On the issue of whether the IDEA amendments affect risk pooling, we note that the mandated inclusion of IDEA's timeliness requirements in self-funded policies is not dispositive. Miller, 538 U.S. at 338, 123 S.Ct. 1471. Further, the timeliness requirements seem to be largely directed toward the needs of medical providers, and, as in Ellis, the challenged provisions appear to be remedial. Nor are Georgia's timeliness requirements identical to the notice-prejudice rules cited in Miller, since those rules “govern[ed] whether or not an insurance company must cover claims submitted late.” Id. at 339 n. 3, 123 S.Ct. 1471. Nevertheless, we acknowledge the similarities between Georgia's prompt pay requirements, mandated-benefits laws, notice-prejudice rules, and independent review laws in that they all affect the rights and duties of the parties under the terms of a policy.
But we save this determination for another day, as we agree with the district court's application of the Deemer Clause, which exempts self-funded ERISA plans from state laws that “regulate insurance.” See FMC Corp., 498 U.S. at 64, 111 S.Ct. at 411 (“Our interpretation of the deemer clause makes clear that if a plan is insured, a State may regulate it indirectly through regulation of its insurer and its insurer's insurance contracts; if the plan is uninsured [or self-funded], the State may not regulate it.”).Sections 4, 5, and 6 of IDEA regulate the timeliness of benefit payments under self-funded ERISA plans, and it is apparent that the purpose and effect of IDEA is to extend Georgia's prompt pay laws to claims made under self-funded ERISA plans. Thus, the Deemer Clause applies to preempt the challenged IDEA provisions.
We are not persuaded by the argument that the challenged IDEA provisions are not preempted to the extent that they only apply to TPAs, as this position ignores the fact that TPAs would be acting pursuant to the underlying self-funded ERISA plans. Whether direct or indirect, state insurance regulation of self-insured ERISA is not allowed by operation of the Deemer Clause.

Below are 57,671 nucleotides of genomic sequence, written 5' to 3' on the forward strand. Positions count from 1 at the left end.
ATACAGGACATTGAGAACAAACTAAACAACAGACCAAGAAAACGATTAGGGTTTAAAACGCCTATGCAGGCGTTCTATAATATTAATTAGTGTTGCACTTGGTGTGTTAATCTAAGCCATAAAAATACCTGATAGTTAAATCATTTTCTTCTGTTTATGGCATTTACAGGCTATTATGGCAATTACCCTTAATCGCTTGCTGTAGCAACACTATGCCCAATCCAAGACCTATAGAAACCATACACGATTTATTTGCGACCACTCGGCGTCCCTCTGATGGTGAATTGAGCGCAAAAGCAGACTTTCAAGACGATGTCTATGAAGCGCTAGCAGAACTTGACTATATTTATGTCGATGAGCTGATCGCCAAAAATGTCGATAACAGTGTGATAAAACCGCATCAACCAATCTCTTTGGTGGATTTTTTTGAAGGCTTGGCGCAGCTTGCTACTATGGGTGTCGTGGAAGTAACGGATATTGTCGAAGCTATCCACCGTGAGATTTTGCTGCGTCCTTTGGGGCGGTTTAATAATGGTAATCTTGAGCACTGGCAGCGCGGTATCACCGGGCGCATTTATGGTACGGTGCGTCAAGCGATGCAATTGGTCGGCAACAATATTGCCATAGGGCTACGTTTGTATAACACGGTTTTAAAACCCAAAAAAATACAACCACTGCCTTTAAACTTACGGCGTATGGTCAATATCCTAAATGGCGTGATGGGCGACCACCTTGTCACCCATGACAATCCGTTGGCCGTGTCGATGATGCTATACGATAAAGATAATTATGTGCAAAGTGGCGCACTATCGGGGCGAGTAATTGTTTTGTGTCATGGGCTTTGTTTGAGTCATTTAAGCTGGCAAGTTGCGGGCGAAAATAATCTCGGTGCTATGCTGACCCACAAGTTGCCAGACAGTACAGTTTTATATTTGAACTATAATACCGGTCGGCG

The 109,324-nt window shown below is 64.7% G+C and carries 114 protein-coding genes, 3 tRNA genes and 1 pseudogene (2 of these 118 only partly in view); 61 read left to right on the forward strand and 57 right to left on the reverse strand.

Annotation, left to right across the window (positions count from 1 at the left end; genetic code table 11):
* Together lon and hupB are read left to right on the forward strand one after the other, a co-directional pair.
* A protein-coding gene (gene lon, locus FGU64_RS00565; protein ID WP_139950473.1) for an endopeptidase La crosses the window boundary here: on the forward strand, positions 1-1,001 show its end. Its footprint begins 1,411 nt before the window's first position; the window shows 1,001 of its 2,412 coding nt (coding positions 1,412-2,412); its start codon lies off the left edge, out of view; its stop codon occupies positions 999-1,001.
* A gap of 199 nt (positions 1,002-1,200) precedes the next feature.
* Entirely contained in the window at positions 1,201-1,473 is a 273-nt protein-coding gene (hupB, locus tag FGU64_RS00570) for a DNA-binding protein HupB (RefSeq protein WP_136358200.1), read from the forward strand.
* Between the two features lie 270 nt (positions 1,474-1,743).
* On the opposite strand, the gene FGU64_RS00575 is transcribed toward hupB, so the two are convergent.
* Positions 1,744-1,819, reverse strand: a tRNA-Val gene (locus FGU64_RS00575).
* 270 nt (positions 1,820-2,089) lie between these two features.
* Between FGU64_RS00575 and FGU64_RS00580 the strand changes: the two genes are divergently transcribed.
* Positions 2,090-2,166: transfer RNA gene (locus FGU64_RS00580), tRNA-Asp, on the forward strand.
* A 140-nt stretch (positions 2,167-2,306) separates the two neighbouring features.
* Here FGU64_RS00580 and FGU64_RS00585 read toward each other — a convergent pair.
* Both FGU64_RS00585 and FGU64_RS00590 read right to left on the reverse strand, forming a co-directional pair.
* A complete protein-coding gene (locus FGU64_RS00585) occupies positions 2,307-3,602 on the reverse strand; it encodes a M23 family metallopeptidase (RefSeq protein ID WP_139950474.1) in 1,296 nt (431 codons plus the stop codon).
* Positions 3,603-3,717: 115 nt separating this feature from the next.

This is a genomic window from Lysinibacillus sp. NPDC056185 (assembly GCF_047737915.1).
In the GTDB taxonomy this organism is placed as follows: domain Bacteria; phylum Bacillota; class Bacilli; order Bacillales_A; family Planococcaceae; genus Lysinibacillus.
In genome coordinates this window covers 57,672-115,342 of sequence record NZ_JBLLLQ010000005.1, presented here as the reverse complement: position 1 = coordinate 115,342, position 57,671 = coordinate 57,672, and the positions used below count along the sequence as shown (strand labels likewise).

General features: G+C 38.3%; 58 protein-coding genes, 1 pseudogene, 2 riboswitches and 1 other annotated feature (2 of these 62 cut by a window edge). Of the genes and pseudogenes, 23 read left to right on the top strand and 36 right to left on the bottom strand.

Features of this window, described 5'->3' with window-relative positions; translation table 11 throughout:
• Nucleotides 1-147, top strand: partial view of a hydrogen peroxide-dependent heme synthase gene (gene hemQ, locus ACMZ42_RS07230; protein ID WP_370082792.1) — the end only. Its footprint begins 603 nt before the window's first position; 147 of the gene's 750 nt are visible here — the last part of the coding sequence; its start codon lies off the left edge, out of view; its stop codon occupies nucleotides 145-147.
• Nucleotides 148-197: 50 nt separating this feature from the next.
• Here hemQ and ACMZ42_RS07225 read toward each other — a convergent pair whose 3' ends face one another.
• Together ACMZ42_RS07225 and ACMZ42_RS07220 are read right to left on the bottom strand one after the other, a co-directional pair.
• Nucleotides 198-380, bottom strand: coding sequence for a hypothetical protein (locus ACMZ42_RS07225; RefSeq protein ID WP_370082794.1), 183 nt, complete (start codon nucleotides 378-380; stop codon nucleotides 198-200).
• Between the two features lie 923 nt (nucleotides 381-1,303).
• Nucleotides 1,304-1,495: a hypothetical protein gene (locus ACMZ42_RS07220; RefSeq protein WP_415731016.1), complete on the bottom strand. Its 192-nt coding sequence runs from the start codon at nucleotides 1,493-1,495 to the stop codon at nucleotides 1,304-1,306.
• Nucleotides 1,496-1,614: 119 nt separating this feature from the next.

For these reasons, the challenged IDEA provisions are preempted by ERISA Section 514. Therefore, we do not disturb the district court's determination that AHIP is likely to succeed on the merits of its claim.
B. Equitable Factors
The Commissioner argues that the district court erred and abused its discretion in concluding that AHIP met its burden to show the final three preliminary injunction requirements. The district court held that AHIP's members will suffer irreparable injury if Sections 4, 5, and 6 of IDEA were implemented, specifically finding that “[t]o comply with the law, AHIP's members will be required to incur the costs and burdens, including increased employee time, of modifying their claims processing systems, of monitoring compliance, and of preparing quarterly reports to Georgia regulators.” AHIP, 915 F.Supp.2d at 1364. The court, also noting the Commissioner's public announcement of his intent to enforce IDEA, found that “[a]bsent an injunction, AHIP's members will be forced either to incur the costs of compliance with a preempted state law or face the possibility of penalties.” Id. The district court also concluded that “neither harm to the Commissioner nor the public interest weighs against a preliminary injunction.” Id.
Reviewing these issues, we find that the district court did not abuse its discretion in concluding that AHIP met its burden to show irreparable injury and that the balance of equities weighed in favor of a preliminary injunction.
As to the latter, we have said that “[f]rustration of federal statutes and prerogatives are not in the public interest,” and no harm arises from a state's nonenforcement of invalid legislation. Alabama, 691 F.3d at 1301.
The result of Sections 4, 5, and 6 of IDEA is an impermissible encroachment upon federal law. When, as here, a state law relates to certain areas that Congress has explicitly determined are off limits, we must recognize that federal law prevails. Based on the conclusions set forth above, we affirm the district court's order preliminarily enjoining enforcement of Sections 4, 5, and 6 of IDEA.